Super Hackers: Truth or reality?

Does the 'super hacker' exist or is it all just myth-making on the part of the press? Two industry specialists give EBR their...

Does the 'super hacker' exist or is it all just myth-making on the part of the press? Two industry specialists give EBR their conflicting views

John Bennett is strategic communications consultant at GFI Informatics (formerly ECS and GADC Networks). He was previously employed as a 'communications intercept' specialist with Government Communications Headquarters (GCHQ), based in Cheltenham.

To answer this question you have to consider what a hacker or 'cracker' really is. While it is true that the majority of people who hack others can be considered to be exploiting mistakes in websites or networks; there are a distinct few that possess other skills and motives.

The majority of those who do such a thing consider hacking to be a 'skill' that is learned over time - the reality is somewhat different. With a growing number of websites dedicated to the hacking community the truth is that anybody can utilise the tools online and go off merrily hacking other people's networks with virtually no 'skill' whatsoever. It has become easy to do simply because the majority of businesses today take little or no precautions to ensure that their data remains private. The truth of this argument can be seen by simply installing a 'firewall' on your home PC. Leave it on for a day or two, surf the Net, and see how many times your computer comes under attack from others - it will frighten you to death!

There are a few who undertake this type of activity for very different purposes. There is the network professional who is genuinely testing for vulnerabilities in order to plug the gaps. Additionally there are those (called 'super-hackers') that do so for reasons of national security. These people have to be aware of the latest and most up-to-date techniques and principles in order to be able to counter or, in some cases, exploit them.

This often involves more than just 'luck', it involves utilising certain skills and techniques not available to the general hacker. Such techniques usually involve finding a particular network, observation of that network and finally exploitation of the particular network. The difference between the super hacker and the ordinary hacker is a distinct one. The distinction comes in hacking or, as I prefer, 'cracking' the network without detection by the owner of such a network, which is a one way to describe another activity - spying!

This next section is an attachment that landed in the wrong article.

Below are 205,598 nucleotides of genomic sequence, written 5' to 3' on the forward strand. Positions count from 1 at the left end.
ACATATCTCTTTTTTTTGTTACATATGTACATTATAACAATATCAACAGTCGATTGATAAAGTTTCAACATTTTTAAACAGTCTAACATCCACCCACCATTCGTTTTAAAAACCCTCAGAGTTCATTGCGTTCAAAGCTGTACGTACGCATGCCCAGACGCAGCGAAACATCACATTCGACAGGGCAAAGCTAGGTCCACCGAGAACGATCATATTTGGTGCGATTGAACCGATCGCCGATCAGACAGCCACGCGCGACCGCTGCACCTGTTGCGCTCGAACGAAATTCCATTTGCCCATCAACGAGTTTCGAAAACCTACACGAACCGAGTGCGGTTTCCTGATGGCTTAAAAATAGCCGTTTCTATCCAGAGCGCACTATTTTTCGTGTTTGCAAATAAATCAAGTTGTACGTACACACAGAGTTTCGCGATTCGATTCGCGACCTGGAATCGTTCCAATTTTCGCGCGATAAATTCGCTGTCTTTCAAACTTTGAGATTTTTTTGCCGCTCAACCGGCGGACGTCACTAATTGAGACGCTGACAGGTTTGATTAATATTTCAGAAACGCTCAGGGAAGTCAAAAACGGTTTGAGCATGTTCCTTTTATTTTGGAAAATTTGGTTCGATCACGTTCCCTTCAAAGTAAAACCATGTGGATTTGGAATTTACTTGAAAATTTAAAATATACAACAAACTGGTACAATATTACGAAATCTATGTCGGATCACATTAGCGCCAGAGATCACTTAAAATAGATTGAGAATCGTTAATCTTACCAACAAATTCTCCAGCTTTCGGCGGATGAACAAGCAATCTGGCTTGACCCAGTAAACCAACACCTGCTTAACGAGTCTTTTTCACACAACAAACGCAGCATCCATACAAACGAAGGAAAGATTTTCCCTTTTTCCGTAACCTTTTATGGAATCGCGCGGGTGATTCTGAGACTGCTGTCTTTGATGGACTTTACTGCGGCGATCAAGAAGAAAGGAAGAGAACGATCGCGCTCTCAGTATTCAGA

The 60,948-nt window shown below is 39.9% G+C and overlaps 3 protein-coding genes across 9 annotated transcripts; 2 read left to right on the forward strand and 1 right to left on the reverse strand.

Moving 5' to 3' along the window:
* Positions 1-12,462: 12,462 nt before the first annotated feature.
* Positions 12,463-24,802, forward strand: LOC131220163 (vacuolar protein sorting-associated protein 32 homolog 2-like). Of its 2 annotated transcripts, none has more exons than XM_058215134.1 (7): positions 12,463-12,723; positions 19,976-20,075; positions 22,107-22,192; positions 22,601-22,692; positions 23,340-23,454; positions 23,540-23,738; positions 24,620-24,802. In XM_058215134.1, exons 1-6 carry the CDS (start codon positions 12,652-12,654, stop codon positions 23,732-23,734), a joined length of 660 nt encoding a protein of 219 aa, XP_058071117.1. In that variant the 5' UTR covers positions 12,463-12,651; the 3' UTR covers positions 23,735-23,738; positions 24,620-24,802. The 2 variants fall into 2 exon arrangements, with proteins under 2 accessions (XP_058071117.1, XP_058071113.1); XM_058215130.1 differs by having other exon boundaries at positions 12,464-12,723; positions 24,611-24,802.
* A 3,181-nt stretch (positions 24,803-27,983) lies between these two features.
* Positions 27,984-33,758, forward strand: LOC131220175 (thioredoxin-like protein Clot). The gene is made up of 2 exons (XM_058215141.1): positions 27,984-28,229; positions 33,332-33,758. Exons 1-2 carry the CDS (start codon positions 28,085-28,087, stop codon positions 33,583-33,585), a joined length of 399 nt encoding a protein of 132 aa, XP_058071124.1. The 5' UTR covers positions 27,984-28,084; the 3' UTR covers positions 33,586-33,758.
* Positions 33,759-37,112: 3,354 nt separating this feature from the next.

Robert Graham is chief technology officer at Network ICE. He is a long-time developer of NIDS technology and has spent more than 10 years in the protocol analysis industry.

Iam what you might call a 'well-recognised expert in the computer-security field'. As such, the press bombards me every time there is a virus outbreak, a breach in corporate security, or when parts of the Internet go down. Since I am tied into the elite hacker underground, the reporters want me to reveal the dark secrets that are being kept from the public.

The frustration for me is that such 'secrets' are quite well known and easily available on the Internet (for example, www.securityfocus.com). Moreover, there is nothing special about them. The instructions for breaking into a computer are so easy even a child could follow them.

The problem is that they are also boring. When a member of the press asks "How did the hacker do that?" they are not actually looking for the real answer. I could certainly tell them, but they aren't interested in the boring details (and frankly, neither are their readers). They are instead looking for interesting quotes like "A 15 year old with a PC and a modem commands a weapon of mass destruction".

Take for example the 'Solar Sunrise' incident of 1998. The press likes to repeat a Pentagon quote that claims that this was the most massive attack against its systems ever, and that the leader (Ehud Tennebaum, an Israeli teenager) was hailed as a 'national treasure' by Israel's prime minister. The truth is that the kid simply downloaded an easy-to-use program, pointed it at the Pentagon, and hit 'go'. It is no different than a terrorist who buys a missile, aims it at his target, and presses the launch button. Terrorists shouldn't be treated as genius scientists for missiles they did not build, and hackers shouldn't be given credit for tools they didn't create.

This whole 'hacking' thing is like the world of magic where performers take an easy trick and surround it with scantily clad women, shooting flames and zoo animals. It is all very impressive and entertaining, but the trick itself is trivial. The hackers you read about in the news have perfected the same art. They take a small trick, but with deft self-promotion, trash-talk, and slight-of-hand, make the effect look bigger than it really is.

In short, 'hackers', the 'hacker community', and 'elite secrets' are really myths created by the media because they sell.

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Whether you want to consider them "super" or not, it's relatively clear that these hackers are smart, tireless, and efficient enough to regularly crack through our best security. Well I'm relatively certain that the "super" designation is mostly hype, the reality is that our systems are vulnerable to their attacks. Rather than dithering over what we call them, the real question is how we solve the problem.
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